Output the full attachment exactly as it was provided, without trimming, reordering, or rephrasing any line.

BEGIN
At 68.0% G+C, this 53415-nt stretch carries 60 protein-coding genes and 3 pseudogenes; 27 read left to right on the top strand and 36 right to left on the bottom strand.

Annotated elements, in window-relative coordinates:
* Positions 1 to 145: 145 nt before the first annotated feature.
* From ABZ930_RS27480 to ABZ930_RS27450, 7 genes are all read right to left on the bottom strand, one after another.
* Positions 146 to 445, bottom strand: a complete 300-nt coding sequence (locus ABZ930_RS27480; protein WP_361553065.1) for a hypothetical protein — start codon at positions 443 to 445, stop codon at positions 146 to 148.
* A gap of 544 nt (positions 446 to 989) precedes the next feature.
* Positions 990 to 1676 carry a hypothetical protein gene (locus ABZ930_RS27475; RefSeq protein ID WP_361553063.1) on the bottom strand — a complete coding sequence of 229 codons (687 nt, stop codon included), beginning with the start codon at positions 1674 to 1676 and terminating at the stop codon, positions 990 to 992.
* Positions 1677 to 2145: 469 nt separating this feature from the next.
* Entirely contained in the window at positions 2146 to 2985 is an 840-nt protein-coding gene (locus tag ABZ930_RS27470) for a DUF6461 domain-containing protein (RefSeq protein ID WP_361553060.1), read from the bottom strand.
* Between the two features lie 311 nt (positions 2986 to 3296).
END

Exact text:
At 68.0% G+C, this 53415-nt stretch carries 60 protein-coding genes and 3 pseudogenes; 27 read left to right on the top strand and 36 right to left on the bottom strand.

Annotated elements, in window-relative coordinates:
* Positions 1 to 145: 145 nt before the first annotated feature.
* From ABZ930_RS27480 to ABZ930_RS27450, 7 genes are all read right to left on the bottom strand, one after another.
* Positions 146 to 445, bottom strand: a complete 300-nt coding sequence (locus ABZ930_RS27480; protein WP_361553065.1) for a hypothetical protein — start codon at positions 443 to 445, stop codon at positions 146 to 148.
* A gap of 544 nt (positions 446 to 989) precedes the next feature.
* Positions 990 to 1676 carry a hypothetical protein gene (locus ABZ930_RS27475; RefSeq protein ID WP_361553063.1) on the bottom strand — a complete coding sequence of 229 codons (687 nt, stop codon included), beginning with the start codon at positions 1674 to 1676 and terminating at the stop codon, positions 990 to 992.
* Positions 1677 to 2145: 469 nt separating this feature from the next.
* Entirely contained in the window at positions 2146 to 2985 is an 840-nt protein-coding gene (locus tag ABZ930_RS27470) for a DUF6461 domain-containing protein (RefSeq protein ID WP_361553060.1), read from the bottom strand.
* Between the two features lie 311 nt (positions 2986 to 3296).